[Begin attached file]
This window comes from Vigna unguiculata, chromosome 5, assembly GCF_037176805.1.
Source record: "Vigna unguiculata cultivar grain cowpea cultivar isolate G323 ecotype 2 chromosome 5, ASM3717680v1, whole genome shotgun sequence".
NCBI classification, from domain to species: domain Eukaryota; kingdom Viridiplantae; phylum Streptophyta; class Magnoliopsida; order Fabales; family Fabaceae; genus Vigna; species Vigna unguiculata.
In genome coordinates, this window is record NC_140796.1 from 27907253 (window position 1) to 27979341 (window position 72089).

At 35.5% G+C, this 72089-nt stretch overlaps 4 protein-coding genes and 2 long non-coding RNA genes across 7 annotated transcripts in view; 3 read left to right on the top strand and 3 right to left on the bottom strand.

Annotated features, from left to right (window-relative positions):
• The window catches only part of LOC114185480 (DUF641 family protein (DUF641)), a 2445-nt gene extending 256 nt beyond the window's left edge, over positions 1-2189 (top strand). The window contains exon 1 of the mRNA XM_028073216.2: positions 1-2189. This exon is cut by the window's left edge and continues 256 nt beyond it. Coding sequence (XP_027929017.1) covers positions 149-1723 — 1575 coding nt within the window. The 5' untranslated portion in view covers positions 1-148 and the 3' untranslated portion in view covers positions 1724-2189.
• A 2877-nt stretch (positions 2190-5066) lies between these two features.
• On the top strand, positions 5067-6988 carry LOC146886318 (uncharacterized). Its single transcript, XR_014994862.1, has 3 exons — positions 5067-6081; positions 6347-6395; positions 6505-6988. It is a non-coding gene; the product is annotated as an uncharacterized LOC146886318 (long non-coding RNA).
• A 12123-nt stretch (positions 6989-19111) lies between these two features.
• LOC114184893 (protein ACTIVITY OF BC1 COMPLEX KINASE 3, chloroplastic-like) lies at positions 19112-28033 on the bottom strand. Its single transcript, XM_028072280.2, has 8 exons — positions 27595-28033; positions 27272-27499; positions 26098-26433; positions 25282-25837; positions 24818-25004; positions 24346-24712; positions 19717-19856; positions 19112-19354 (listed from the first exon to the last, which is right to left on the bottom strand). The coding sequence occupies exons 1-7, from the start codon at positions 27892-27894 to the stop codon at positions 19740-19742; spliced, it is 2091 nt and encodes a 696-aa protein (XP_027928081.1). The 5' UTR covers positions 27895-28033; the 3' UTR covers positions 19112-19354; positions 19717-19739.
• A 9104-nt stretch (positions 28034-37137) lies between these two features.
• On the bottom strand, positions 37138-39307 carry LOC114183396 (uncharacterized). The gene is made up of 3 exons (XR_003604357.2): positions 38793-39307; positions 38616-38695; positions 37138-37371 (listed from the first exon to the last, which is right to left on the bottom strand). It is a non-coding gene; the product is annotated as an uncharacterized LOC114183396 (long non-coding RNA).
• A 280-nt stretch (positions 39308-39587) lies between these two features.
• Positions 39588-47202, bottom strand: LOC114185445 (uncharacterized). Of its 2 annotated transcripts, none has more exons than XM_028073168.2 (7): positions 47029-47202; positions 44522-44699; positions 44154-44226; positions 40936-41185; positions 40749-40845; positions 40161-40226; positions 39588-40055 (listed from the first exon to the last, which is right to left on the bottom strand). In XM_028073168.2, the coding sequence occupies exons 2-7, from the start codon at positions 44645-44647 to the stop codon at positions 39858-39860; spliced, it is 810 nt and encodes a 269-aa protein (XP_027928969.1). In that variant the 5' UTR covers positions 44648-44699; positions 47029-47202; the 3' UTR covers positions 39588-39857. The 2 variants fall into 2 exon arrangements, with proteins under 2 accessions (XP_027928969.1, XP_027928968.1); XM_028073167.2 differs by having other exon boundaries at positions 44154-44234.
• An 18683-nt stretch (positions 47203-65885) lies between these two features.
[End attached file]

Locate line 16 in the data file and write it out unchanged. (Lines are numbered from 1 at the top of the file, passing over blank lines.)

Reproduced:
• An 18683-nt stretch (positions 47203-65885) lies between these two features.